10 November 2023

Decision-Making Revisited

Welcome back. More than a decade ago, I blogged about my decision to leave academia for the federal government. I wrote, How are you at making decisions? I’m big on intuition (ask Myers or her mother, Briggs); but I’m kind of wishy-washy if I don’t have a mountain of information and the results of surveying at least half the people on the East Coast. (Decision-Making Time).

A recent study by researchers affiliated with Stevens Institute of Technology and Lehigh University suggests my decision-making needs refinement. They show that most people’s decision-making actually gets worse, not better, when they’re given additional facts and details.

Modeling Decision-Making
To study how people make decisions, researchers typically create causal models--diagrams that show how different factors interact to yield specific outcomes. For these, the modelers choose either the fullest accounting of the causal structure, which may overwhelm decision makers, or simplified, targeted versions that omit miscellaneous detail.

Example of a complex causal model diagram with all the bells and whistles for managing a healthy body weight (Fig. 1 from cognitiveresearchjournal.springeropen.com/articles/10.1186/s41235-023-00509-7).

Studying People’s Decision-Making
For the recent study, the researchers conducted a series of experiments to explore how people’s decision-making varies when they’re presented different kinds of causal models of real-life topics (e.g., buying a house, managing body weight). The experiments enlisted from 300 to 800 US adults from the online Prolific survey platform before screening.

They first tested how the level of detail in a causal model influences decision accuracy. With no model (no diagram) as the control, they compared models targeted specifically to each decision to more complex models. Although targeted models might confuse if information that participants expect to see is omitted, the more complete models are lacking if participants can’t determine what part of a model (what part of the diagram) to use or if they’re unable to ignore irrelevant information.

 Targeted causal model for donating to charity (Fig. 4 from cognitiveresearchjournal.springeropen.com/articles/10.1186/s41235-023-00509-7).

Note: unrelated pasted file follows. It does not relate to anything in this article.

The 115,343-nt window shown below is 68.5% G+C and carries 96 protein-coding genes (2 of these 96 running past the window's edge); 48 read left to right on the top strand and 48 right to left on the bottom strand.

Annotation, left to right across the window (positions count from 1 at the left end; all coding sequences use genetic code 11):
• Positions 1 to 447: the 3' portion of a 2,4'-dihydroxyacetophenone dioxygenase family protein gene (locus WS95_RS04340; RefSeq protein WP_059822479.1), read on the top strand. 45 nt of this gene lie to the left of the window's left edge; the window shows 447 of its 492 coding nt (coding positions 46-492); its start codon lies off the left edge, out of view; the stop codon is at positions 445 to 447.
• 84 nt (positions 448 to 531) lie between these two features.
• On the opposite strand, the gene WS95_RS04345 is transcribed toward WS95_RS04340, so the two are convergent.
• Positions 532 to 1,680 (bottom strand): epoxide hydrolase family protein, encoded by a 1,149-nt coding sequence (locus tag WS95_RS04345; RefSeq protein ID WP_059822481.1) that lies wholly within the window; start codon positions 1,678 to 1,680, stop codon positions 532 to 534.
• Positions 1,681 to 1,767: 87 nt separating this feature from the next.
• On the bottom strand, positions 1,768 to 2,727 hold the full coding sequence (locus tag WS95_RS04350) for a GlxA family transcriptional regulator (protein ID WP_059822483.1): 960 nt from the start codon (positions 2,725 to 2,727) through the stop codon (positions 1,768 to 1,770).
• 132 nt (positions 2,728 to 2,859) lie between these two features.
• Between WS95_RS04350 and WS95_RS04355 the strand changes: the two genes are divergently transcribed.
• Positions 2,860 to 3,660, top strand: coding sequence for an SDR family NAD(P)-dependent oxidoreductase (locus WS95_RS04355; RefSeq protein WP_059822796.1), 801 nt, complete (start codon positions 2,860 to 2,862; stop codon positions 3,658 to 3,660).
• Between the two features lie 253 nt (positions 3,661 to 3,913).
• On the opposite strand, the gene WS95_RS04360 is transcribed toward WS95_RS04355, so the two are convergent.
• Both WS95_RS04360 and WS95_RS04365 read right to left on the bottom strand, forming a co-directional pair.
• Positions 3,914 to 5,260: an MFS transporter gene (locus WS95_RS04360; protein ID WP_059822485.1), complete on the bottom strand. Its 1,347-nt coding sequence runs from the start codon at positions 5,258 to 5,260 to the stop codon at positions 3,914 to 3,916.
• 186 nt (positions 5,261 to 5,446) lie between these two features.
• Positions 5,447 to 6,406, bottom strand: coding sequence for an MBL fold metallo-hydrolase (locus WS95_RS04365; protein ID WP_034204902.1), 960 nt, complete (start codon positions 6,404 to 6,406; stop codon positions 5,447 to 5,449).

The researchers then tested whether directing people’s attention to the relevant paths within more complex models--highlighting the paths--would gain the benefits of targeted information.

Complete causal model for donating to charity highlighted with the targeted path (Fig. 4 from cognitiveresearchjournal.springeropen.com/articles/10.1186/s41235-023-00509-7).

Finding that providing targeted or highlighted-path diagrams that focus on the information needed for a decision can lead to better choices than either complex diagrams or no diagrams, they tested the boundaries of this effect. They found that adding even a small amount of information beyond that related to the targeted answer was detrimental.

Wrap Up
Well, I’m impressed with causal models. What’s more important, I understand that overloading decision-making with information is not the way to go. But I’m more than a bit shaky about developing the targeted causal model to begin with.

As I wrote in that long-ago blog post, Lining up the pros and cons with my wife, who is rarely decision-challenged, didn’t produce any clear answer. One never knows all the pros and cons, but in some cases, we weren’t even sure which was which.

Thanks for stopping by.

Study of causal models in Cognitive Research: Principles and Implications: cognitiveresearchjournal.springeropen.com/articles/10.1186/s41235-023-00509-7
Article on study on EurekAlert! website: www.eurekalert.org/news-releases/1002995

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